Fashioning the Future With: Naia Butler-Craig

Image/Naia Butler-Craig

Image/Naia Butler-Craig

Want to go to the moon? Naia Butler-Craig does, and given this rising star's track record, she's going to get there. We're thrilled to have Naia on the blog today because she's already incredibly accomplished, and at age 22, she's just getting started. Not only that, but Naia has awesome insight into what a journey to becoming an astronaut is like because she's walking that path right now and sharing her wisdom as a STEM advocate along the way! Spacewalking starfruit, how supremely sensational is that?!  

Naia is a graduate of Embry-Riddle Aeronautical University and is currently a GEM Fellow and PhD candidate in aerospace engineering at Georgia Tech. She's a NASA Pathways intern and was also a GEM Fellow at the Los Alamos National Laboratory. She's received countless awards, scholarships, and recognitions such as the Women in Aviation Scholarship and NASA's Business Professional Women Award. Naia was also recently on The Mars Generation's prestigious 24 Under 24 Leaders and Innovators in STEAM and Space list.

Naia's accomplishments do not stop there, and there's not enough space here to name all of them, but here are a few! Naia was the STEM Power Lead and Community Outreach Analyst for Dreams Soar. During undergrad, she founded a dance team at her school: the ERAU Embry-Riddle Dancing Eagles. Naia is currently the Head of Student Chapters for the Society of Women in Space Exploration. Naia stays involved and helps empower others to follow their STEM dreams both through her hands-on work and through her out-of-this-world social media presence. In addition to her rad personal accounts, Naia runs the awesome Black Girls in STEM Instagram account.

Naturally, we were over the moon to ask Naia all about her goal of becoming an astronaut, what kind of research she does at Georgia Tech, and what drives her space advocacy. Meet Naia Butler-Craig, current PhD student, future astronaut.

Image/Naia Butler-Craig

Image/Naia Butler-Craig

When did you first know you were a scientist?

At age 5, I promised myself that I would become an astronaut and change the world. Since then, I was always fascinated and intrigued by simple scientific phenomena like how condensation would form on the bathroom mirror during a shower, or why the sun would make flowers bloom. At age 9, I drew the entire underbody of a vehicle I was certain could run on air alone. From this, it was clear that I was born to pursue STEM.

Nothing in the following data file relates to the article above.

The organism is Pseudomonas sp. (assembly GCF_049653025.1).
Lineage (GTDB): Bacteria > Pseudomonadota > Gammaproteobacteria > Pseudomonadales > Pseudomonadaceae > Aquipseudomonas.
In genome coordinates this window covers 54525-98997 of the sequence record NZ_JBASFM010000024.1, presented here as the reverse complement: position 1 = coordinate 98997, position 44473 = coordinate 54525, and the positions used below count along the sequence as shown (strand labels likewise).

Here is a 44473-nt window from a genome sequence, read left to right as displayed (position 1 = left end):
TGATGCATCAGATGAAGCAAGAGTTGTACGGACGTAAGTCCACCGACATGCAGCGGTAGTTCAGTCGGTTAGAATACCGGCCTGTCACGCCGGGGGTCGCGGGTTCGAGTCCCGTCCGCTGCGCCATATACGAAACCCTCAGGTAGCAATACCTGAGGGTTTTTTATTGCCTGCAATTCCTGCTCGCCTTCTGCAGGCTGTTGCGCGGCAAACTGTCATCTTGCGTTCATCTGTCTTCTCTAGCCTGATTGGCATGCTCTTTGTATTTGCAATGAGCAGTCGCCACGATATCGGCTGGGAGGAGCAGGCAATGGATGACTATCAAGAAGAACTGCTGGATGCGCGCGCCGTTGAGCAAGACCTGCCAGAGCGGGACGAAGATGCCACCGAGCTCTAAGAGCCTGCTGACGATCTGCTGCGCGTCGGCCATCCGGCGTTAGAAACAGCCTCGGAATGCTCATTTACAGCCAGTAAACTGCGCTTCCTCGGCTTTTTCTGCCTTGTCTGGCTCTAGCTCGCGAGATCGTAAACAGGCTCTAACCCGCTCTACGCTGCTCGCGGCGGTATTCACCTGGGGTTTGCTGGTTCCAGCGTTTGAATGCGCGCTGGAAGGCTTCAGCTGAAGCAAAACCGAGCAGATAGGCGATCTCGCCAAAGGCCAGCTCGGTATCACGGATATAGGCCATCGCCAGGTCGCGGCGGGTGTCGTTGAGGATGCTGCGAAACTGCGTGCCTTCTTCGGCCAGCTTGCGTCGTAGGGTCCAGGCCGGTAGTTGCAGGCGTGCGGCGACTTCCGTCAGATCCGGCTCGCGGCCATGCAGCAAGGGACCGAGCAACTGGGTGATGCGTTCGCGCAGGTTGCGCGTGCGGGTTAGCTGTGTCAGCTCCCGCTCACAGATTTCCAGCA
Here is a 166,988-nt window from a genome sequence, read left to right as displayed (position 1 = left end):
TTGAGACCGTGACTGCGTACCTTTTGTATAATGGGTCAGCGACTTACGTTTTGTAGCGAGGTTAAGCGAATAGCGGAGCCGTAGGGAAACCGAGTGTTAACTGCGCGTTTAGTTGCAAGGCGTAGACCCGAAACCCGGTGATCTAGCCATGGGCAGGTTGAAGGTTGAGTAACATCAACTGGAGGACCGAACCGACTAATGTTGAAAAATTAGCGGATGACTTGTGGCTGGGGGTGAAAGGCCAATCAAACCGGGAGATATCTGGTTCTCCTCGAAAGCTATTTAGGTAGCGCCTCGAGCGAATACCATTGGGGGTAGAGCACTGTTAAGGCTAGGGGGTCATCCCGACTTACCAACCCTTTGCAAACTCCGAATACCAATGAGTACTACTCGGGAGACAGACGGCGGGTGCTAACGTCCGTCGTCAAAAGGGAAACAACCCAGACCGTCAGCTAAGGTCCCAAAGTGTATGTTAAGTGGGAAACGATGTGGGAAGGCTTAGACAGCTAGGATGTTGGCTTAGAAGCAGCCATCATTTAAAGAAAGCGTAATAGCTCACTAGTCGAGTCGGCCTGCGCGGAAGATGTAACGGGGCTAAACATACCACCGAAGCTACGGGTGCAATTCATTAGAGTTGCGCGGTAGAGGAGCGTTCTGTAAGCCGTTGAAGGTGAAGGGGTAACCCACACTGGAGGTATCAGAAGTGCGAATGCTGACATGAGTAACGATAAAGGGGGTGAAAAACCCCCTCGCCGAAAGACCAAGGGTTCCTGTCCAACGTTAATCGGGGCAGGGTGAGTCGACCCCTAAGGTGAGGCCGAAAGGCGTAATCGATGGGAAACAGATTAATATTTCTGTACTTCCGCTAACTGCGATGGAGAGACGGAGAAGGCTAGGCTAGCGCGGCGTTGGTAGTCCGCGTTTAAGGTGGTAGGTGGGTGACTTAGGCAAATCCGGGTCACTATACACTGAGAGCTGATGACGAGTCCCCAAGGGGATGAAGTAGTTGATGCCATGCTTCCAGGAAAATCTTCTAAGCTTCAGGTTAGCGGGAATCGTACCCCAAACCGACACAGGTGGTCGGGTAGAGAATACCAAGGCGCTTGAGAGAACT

What drew you to aerospace engineering?

It was not until 8th grade, in an Earth-Space Honors class, that I discovered my unshakeable love and curiosity for space and its enigma. I also learned that math was undoubtedly my strongest suit and something I truly enjoyed. So, by the end of the 8th grade, when I began exploring career choices and colleges, I found the intersection between everything I had an insatiable passion for; science, space, engineering, and math. It was then that I discovered Aerospace Engineering and that it was comprised of everything I loved. 

Image/Naia Butler-Craig

Image/Naia Butler-Craig

What kind of research do you do at the High-Power Electric Propulsion Lab at Georgia Tech? 

Research conducted at HPEPL (High-Power Electric Propulsion Lab) has to do with electric propulsion technology and plasma diagnostic research.

After completing your PhD, what is your ideal career path?

My ideal career path is first, a job at a facility conducting cutting-edge electric propulsion and/or plasma physics research and then begin my journey of applying to become an astronaut. Along my journey, I intend to get heavily involved in global STEAM outreach and help to motivate and support the next generation of STEAM professionals. 

Image/Naia Butler-Craig

Image/Naia Butler-Craig

What does it mean to you personally to be a space advocate?

My passion for space advocacy is due to my belief in legacy, my belief in equality and my belief in education. I completely support and advocate for the pursuit of education in other fields as well. However, my heart is in space. The reason being is, space is for everyone.